The information herein is published by DBS Bank Ltd and/or DBS Bank (Hong Kong) Limited (each and/or collectively, the “Company”). This report is intended for “Accredited Investors” and “Institutional Investors” (defined under the Financial Advisers Act and Securities and Futures Act of Singapore, and their subsidiary legislation), as well as “Professional Investors” (defined under the Securities and Futures Ordinance of Hong Kong) only. It is based on information obtained from sources believed to be reliable, but the Company does not make any representation or warranty, express or implied, as to its accuracy, completeness, timeliness or correctness for any particular purpose. Opinions expressed are subject to change without notice. This research is prepared for general circulation. Any recommendation contained herein does not have regard to the specific investment objectives, financial situation and the particular needs of any specific addressee. The information herein is published for the information of addressees only and is not to be taken in substitution for the exercise of judgement by addressees, who should obtain separate legal or financial advice. The Company, or any of its related companies or any individuals connected with the group accepts no liability for any direct, special, indirect, consequential, incidental damages or any other loss or damages of any kind arising from any use of the information herein (including any error, omission or misstatement herein, negligent or otherwise) or further communication thereof, even if the Company or any other person has been advised of the possibility thereof. The information herein is not to be construed as an offer or a solicitation of an offer to buy or sell any securities, futures, options or other financial instruments or to provide any investment advice or services. The Company and its associates, their directors, officers and/or employees may have positions or other interests in, and may effect transactions in securities mentioned herein and may also perform or seek to perform broking, investment banking and other banking or financial services for these companies. The information herein is not directed to, or intended for distribution to or use by, any person or entity that is a citizen or resident of or located in any locality, state, country, or other jurisdiction (including but not limited to citizens or residents of the United States of America) where such distribution, publication, availability or use would be contrary to law or regulation. The information is not an offer to sell or the solicitation of an offer to buy any security in any jurisdiction (including but not limited to the United States of America) where such an offer or solicitation would be contrary to law or regulation.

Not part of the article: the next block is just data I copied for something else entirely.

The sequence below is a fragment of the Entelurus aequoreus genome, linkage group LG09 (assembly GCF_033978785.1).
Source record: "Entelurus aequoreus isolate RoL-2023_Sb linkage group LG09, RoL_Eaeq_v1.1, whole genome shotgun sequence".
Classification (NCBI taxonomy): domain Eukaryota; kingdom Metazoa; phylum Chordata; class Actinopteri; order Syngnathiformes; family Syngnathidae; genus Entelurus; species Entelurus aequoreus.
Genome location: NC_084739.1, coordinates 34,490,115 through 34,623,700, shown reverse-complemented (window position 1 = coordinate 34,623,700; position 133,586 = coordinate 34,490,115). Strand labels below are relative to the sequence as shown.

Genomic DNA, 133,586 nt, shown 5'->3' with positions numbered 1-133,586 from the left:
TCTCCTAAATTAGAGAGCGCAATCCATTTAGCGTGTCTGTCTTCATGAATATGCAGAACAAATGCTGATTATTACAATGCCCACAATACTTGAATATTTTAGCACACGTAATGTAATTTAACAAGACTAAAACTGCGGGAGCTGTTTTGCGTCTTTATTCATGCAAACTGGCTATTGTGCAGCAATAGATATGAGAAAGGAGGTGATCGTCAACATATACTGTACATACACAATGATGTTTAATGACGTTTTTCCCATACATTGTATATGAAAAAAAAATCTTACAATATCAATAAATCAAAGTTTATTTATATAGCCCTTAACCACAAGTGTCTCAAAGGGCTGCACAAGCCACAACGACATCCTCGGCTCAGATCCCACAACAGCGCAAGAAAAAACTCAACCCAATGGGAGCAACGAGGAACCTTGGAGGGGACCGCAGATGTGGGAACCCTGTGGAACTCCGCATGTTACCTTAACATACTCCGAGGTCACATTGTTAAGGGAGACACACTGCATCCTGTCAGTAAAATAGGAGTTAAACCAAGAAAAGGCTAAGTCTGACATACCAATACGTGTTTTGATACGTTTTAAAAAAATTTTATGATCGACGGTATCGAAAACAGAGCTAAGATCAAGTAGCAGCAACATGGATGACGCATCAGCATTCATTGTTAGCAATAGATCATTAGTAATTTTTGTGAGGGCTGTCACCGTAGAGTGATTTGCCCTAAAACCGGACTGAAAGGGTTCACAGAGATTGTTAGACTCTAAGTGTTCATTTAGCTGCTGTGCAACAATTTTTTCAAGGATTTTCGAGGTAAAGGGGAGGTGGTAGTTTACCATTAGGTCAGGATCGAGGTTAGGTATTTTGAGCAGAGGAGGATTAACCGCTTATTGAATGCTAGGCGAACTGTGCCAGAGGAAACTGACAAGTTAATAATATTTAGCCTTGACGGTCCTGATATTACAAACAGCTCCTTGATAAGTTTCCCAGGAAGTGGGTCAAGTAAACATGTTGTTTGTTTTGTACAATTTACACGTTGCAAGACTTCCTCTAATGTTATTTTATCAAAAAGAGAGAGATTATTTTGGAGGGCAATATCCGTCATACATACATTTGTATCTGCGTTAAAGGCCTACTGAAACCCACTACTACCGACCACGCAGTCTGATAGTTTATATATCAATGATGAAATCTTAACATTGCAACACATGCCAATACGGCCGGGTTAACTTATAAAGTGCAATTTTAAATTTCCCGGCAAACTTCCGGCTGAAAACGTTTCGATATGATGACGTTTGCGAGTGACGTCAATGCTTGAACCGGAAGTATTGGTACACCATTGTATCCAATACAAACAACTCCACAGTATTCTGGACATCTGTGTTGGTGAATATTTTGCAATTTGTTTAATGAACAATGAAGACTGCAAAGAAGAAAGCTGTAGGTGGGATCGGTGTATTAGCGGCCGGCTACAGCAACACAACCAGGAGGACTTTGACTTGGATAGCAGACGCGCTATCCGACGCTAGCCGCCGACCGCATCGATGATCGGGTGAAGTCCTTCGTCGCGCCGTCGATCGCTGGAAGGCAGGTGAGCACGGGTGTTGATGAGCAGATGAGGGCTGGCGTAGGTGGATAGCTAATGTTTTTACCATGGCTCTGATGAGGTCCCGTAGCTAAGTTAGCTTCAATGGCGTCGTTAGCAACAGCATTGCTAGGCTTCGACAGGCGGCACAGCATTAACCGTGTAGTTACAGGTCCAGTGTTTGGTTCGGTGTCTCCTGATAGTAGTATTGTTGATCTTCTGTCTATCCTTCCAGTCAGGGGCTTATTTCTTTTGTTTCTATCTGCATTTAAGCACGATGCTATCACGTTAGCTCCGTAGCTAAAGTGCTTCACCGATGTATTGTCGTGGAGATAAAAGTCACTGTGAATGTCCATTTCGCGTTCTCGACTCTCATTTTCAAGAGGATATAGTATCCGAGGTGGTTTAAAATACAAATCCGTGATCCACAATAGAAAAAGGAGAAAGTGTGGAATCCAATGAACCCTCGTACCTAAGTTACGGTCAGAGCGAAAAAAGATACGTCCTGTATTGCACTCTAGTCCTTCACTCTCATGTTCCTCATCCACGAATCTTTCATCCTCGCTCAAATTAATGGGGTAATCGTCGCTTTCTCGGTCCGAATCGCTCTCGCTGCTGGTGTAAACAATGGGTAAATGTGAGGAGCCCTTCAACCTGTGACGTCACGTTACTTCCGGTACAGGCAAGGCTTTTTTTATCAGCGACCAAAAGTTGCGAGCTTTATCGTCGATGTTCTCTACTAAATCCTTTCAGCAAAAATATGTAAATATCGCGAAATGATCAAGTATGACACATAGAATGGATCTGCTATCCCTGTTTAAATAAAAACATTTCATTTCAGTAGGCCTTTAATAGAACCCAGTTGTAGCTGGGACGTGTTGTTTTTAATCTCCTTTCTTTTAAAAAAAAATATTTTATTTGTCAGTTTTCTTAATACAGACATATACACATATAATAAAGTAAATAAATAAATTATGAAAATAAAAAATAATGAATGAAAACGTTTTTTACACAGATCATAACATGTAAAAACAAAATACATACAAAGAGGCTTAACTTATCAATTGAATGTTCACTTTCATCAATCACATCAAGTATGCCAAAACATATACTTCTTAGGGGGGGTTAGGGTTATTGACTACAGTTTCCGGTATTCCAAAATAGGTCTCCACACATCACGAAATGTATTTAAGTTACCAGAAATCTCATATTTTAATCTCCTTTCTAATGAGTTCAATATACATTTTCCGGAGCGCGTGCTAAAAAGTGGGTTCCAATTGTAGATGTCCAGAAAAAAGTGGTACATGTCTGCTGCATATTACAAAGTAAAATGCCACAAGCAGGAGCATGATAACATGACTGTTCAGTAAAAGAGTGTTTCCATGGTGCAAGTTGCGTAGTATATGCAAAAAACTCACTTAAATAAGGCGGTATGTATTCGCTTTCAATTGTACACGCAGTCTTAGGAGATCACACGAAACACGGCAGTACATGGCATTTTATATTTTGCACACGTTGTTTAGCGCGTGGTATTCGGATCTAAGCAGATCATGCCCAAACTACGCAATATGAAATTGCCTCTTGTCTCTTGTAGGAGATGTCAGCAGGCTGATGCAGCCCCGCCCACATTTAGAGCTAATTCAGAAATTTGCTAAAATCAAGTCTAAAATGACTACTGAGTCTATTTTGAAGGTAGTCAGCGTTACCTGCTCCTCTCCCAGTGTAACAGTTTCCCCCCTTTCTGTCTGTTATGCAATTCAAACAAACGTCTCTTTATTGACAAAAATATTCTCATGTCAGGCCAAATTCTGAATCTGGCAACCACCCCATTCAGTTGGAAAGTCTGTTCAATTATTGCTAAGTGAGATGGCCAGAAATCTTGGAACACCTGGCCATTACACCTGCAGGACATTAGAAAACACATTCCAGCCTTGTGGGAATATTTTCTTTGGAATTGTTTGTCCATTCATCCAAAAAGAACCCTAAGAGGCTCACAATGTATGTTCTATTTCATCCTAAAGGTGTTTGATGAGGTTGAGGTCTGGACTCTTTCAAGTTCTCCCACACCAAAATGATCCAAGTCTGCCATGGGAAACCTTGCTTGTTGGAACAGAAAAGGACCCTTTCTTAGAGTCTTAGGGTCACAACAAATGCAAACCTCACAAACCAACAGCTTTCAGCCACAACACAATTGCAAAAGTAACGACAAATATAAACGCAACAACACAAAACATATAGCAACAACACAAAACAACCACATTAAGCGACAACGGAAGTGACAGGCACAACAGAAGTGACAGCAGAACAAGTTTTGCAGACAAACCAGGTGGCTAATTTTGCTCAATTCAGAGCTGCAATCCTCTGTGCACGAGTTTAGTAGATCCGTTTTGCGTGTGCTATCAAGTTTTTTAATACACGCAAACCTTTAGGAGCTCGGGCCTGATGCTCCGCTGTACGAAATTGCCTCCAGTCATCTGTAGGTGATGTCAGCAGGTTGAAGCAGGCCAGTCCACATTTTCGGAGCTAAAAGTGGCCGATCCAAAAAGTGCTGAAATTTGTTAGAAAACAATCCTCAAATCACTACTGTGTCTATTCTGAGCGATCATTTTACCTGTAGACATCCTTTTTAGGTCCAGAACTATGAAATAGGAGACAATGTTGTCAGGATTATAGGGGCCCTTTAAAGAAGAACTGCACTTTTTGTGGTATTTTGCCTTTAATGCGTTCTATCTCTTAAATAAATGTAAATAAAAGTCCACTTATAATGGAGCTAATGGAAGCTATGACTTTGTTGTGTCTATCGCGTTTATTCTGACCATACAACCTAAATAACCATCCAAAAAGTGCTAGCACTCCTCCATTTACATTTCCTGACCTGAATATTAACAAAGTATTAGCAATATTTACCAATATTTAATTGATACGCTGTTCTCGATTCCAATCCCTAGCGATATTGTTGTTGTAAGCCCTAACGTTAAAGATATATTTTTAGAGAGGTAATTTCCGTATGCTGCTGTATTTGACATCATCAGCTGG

This report is distributed in Singapore by DBS Bank Ltd (Company Regn. No. 196800306E) which is Exempt Financial Advisers as defined in the Financial Advisers Act and regulated by the Monetary Authority of Singapore. DBS Bank Ltd may distribute reports produced by its respective foreign entities, affiliates or other foreign research houses pursuant to an arrangement under Regulation 32C of the Financial Advisers Regulations. Singapore recipients should contact DBS Bank Ltd at 65-6878-8888 for matters arising from, or in connection with the report.
DBS Bank Ltd., 12 Marina Boulevard, Marina Bay Financial Centre Tower 3, Singapore 018982. Tel: 65-6878-8888. Company Registration No. 196800306E.
DBS Bank Ltd., Hong Kong Branch, a company incorporated in Singapore with limited liability. 18th Floor, The Center, 99 Queen’s Road Central, Central, Hong Kong SAR.
DBS Bank (Hong Kong) Limited, a company incorporated in Hong Kong with limited liability. 13th Floor One Island East, 18 Westlands Road, Quarry Bay, Hong Kong SAR
Virtual currencies are highly speculative digital "virtual commodities", and are not currencies. It is not a financial product approved by the Taiwan Financial Supervisory Commission, and the safeguards of the existing investor protection regime does not apply. The prices of virtual currencies may fluctuate greatly, and the investment risk is high. Before engaging in such transactions, the investor should carefully assess the risks, and seek its own independent advice.